Open Space Thinking and Entrepreneurship (Video)
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There are many ways that opportunities can be recognized, and one approach is as an architect, according to Amy Wilkinson, who delivered the opening keynote at KMWorld 2018.
Wilkinson is founder and CEO of Ingenuity, lecturer at Stanford Graduate School of Business, and author of The Creator’s Code: The Six Essential Skills of Extraordinary Entrepreneurs.
In Wilkinson’s view, Elon Musk is a great example of this approach. “Just like an architect who wants to build a building from the ground up, you're looking for an open space, a green field. An open space is often a problem, meaning problems are really great opportunities because people aren't tackling them. There's not a lot of competition, often, around solving problems.”
Wilkinson continued, “With SpaceX, for example, Elon says, ‘Okay, let's make life multi-planetary.’ This is a very lofty pursuit. Is NASA doing that? Let's take life to Mars. How come the space program isn't talking about this? He gets online. He's trying to figure it out. He starts calling people at NASA. There's really no plan to take life to Mars. He goes to Russia three times and tries to talk about them. Are they doing this? He goes to China. I mean, he's knocking on the door of major governments saying, "I think we should be trying to reinvigorate this space pursuit.’ The logic here is if you could build a reusable rocket, it would be a lot cheaper to explore space. Is any space program trying to build a reusable rocket? No. Okay.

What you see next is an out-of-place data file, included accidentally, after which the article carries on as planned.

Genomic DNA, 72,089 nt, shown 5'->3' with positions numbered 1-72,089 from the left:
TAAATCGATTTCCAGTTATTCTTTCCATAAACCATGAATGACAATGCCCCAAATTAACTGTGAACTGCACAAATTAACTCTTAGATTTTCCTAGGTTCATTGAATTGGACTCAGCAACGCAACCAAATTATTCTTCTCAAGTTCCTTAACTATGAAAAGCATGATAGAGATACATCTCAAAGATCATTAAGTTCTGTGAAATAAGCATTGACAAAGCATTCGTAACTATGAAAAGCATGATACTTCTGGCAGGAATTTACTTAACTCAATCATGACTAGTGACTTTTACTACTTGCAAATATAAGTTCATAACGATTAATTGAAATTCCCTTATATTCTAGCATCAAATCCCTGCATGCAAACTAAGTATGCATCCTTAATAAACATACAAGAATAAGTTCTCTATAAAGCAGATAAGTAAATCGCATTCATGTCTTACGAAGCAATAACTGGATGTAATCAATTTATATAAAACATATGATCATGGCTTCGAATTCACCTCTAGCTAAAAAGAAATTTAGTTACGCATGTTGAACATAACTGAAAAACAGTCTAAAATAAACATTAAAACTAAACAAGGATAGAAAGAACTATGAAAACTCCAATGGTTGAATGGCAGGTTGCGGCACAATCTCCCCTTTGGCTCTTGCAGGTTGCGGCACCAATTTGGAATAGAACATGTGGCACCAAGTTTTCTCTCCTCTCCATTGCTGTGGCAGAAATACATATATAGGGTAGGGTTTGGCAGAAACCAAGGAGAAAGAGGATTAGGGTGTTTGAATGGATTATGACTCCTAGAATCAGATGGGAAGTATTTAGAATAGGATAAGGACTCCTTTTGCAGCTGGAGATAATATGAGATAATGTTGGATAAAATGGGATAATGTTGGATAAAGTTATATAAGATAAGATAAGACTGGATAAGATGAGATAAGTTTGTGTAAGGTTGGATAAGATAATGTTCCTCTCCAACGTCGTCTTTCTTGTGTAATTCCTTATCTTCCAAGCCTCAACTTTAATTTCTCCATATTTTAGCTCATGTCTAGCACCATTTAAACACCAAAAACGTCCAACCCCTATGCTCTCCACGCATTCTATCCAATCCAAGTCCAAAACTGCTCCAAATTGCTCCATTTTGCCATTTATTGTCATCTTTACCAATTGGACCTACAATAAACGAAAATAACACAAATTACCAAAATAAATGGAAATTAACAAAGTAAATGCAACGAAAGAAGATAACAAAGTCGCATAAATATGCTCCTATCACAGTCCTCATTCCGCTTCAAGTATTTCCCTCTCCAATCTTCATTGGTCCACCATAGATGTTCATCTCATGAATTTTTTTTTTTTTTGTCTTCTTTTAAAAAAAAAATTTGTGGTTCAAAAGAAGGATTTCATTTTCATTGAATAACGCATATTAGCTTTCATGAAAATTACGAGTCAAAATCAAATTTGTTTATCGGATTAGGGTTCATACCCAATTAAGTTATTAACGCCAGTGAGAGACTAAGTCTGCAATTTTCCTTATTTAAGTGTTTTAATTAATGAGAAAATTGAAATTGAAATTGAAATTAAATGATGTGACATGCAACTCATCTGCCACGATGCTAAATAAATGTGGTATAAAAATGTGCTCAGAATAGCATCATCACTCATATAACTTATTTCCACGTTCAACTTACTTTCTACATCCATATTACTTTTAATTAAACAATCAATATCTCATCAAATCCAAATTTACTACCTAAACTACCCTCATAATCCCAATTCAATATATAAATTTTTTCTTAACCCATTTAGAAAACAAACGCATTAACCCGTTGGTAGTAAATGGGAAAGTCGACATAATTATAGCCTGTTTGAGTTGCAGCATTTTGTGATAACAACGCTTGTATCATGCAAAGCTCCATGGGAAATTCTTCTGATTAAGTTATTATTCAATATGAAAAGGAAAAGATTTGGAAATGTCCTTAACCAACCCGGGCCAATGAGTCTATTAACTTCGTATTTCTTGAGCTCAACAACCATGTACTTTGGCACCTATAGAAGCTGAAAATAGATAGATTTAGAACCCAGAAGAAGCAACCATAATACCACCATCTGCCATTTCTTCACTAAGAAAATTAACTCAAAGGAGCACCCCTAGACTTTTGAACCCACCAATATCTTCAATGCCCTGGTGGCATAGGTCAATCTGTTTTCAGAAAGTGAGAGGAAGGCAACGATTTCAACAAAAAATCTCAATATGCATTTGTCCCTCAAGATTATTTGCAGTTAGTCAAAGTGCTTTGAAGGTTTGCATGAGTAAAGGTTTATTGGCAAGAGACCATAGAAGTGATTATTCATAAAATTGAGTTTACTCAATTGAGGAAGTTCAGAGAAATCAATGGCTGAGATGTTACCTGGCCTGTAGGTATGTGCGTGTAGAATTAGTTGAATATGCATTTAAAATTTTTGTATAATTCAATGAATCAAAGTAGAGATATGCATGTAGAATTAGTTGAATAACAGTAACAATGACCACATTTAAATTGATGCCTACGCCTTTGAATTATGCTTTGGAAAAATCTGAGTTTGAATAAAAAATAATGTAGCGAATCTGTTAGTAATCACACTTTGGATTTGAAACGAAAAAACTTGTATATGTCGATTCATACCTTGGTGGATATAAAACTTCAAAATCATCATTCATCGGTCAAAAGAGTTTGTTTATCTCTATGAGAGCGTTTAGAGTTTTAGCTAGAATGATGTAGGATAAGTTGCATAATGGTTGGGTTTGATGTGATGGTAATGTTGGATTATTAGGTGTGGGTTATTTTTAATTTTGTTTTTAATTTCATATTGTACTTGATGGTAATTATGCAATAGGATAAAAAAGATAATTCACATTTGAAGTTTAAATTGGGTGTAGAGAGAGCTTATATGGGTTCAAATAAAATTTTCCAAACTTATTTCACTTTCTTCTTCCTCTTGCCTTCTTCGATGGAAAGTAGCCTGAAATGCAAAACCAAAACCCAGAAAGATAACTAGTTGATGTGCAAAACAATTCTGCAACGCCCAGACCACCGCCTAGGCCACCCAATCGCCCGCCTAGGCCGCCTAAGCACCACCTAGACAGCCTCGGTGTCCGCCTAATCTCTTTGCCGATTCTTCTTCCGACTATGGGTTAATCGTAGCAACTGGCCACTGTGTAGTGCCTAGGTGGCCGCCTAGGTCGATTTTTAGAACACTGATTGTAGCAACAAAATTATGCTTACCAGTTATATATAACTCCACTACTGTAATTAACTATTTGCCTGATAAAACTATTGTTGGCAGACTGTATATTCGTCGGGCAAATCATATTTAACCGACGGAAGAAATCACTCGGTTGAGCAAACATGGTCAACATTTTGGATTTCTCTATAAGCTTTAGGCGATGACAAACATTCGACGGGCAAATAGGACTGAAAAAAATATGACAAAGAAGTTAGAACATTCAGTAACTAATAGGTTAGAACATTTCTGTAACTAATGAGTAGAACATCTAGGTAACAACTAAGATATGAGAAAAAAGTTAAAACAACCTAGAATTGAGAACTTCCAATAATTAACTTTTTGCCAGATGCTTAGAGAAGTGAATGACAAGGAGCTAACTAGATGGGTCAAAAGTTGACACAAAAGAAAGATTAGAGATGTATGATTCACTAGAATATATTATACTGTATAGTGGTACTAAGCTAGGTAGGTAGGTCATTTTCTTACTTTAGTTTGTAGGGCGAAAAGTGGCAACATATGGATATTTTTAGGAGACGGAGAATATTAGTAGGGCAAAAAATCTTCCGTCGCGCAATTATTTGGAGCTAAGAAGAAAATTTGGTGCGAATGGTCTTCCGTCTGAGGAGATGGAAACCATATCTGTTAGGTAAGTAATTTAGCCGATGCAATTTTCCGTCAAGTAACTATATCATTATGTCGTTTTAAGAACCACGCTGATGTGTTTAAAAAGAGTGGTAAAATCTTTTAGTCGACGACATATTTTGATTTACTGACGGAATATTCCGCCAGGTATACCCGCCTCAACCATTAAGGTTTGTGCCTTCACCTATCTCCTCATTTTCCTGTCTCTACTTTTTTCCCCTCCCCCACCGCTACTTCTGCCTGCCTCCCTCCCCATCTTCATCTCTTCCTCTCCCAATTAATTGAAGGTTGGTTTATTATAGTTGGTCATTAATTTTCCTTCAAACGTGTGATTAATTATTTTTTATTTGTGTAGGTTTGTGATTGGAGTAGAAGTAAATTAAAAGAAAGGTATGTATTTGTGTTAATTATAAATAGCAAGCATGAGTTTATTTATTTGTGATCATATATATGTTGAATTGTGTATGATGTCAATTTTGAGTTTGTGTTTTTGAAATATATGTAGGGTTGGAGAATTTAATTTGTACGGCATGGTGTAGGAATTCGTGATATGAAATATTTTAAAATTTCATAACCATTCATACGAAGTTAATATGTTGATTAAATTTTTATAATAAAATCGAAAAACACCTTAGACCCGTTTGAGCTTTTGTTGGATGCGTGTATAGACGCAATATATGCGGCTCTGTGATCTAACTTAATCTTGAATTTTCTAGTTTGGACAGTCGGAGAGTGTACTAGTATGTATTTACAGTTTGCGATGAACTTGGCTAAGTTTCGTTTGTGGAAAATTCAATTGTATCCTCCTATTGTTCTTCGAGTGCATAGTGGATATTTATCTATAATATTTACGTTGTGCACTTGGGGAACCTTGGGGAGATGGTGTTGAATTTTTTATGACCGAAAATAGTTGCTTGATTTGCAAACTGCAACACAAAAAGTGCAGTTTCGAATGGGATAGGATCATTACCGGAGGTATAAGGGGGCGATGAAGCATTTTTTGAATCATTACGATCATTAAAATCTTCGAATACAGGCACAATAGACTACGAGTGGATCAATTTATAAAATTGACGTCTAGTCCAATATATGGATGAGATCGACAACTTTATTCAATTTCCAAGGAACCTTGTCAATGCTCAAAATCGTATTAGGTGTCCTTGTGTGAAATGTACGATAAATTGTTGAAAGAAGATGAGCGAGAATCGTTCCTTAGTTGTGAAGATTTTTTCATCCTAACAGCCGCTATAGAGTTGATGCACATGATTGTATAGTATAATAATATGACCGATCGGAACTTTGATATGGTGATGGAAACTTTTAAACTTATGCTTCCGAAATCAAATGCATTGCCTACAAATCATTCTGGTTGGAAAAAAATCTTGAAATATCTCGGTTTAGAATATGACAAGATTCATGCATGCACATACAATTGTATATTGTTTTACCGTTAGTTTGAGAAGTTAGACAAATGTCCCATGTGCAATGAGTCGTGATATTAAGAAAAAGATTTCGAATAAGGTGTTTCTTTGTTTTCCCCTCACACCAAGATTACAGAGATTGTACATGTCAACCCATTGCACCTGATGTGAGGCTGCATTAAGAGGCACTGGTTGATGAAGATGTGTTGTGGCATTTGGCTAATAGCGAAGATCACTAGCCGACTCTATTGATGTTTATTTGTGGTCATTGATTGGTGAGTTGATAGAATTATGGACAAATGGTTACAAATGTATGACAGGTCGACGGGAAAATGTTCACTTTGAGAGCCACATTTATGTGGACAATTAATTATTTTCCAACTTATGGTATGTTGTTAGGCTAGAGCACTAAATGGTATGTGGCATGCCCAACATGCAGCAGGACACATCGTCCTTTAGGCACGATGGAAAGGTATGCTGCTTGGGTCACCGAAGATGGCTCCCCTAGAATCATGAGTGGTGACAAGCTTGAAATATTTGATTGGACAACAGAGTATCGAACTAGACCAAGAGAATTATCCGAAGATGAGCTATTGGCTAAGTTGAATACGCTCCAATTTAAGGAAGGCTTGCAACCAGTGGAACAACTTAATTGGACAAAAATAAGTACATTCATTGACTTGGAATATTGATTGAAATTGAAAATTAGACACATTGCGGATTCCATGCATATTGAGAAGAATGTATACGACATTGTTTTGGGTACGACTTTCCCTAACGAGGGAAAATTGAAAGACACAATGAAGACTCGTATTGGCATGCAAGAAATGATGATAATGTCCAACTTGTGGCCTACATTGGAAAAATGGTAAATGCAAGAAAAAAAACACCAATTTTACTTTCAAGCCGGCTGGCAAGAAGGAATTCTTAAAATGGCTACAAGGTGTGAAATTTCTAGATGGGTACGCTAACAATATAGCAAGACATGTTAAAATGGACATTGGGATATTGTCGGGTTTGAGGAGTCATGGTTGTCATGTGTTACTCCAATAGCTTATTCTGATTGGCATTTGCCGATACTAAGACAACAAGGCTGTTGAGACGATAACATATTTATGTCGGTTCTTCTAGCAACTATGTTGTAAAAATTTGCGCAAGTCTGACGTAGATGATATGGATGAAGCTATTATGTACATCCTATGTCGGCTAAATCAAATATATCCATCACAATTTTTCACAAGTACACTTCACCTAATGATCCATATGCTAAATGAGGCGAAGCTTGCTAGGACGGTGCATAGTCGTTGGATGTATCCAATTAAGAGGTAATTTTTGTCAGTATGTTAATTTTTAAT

Eventually, she explained, Musk did it as a business, doing it in-house in Hawthorne, CA. “He stands up SpaceX as a forcing function, really, to try to get governments worldwide to engage here. The idea also is if you flew from Washington, DC, to London, for example, and we threw away the aircraft, it would be very expensive to travel. That's what we've done with rockets. Every time we've launched one, we have thrown them away. If you can make a reusable rocket like we reuse aircraft, it would be a lot cheaper. How about we try to do that?”
While the SpaceX rocketry has had some problems, Wilkinson observed a lot of it is also working. “Now SpaceX has taken over NASA's contracts, resupplying the International Space Station at one-tenth the price that NASA did. It's an extraordinary outcome, actually.”
The idea, she said is to look for a problem and reason by first principles. “Reasoning by first principles is tackling it from the very fundamental axioms, the basic fundamental truths. Elon is trained as a physicist. Physicists and mathematicians talk about reasoning by first principles. Build from the ground up, piece by piece, brick by brick, from the ground up.”
Many speakers have made their presentations available at www.kmworld.com/Conference/2018/Presentations.aspx.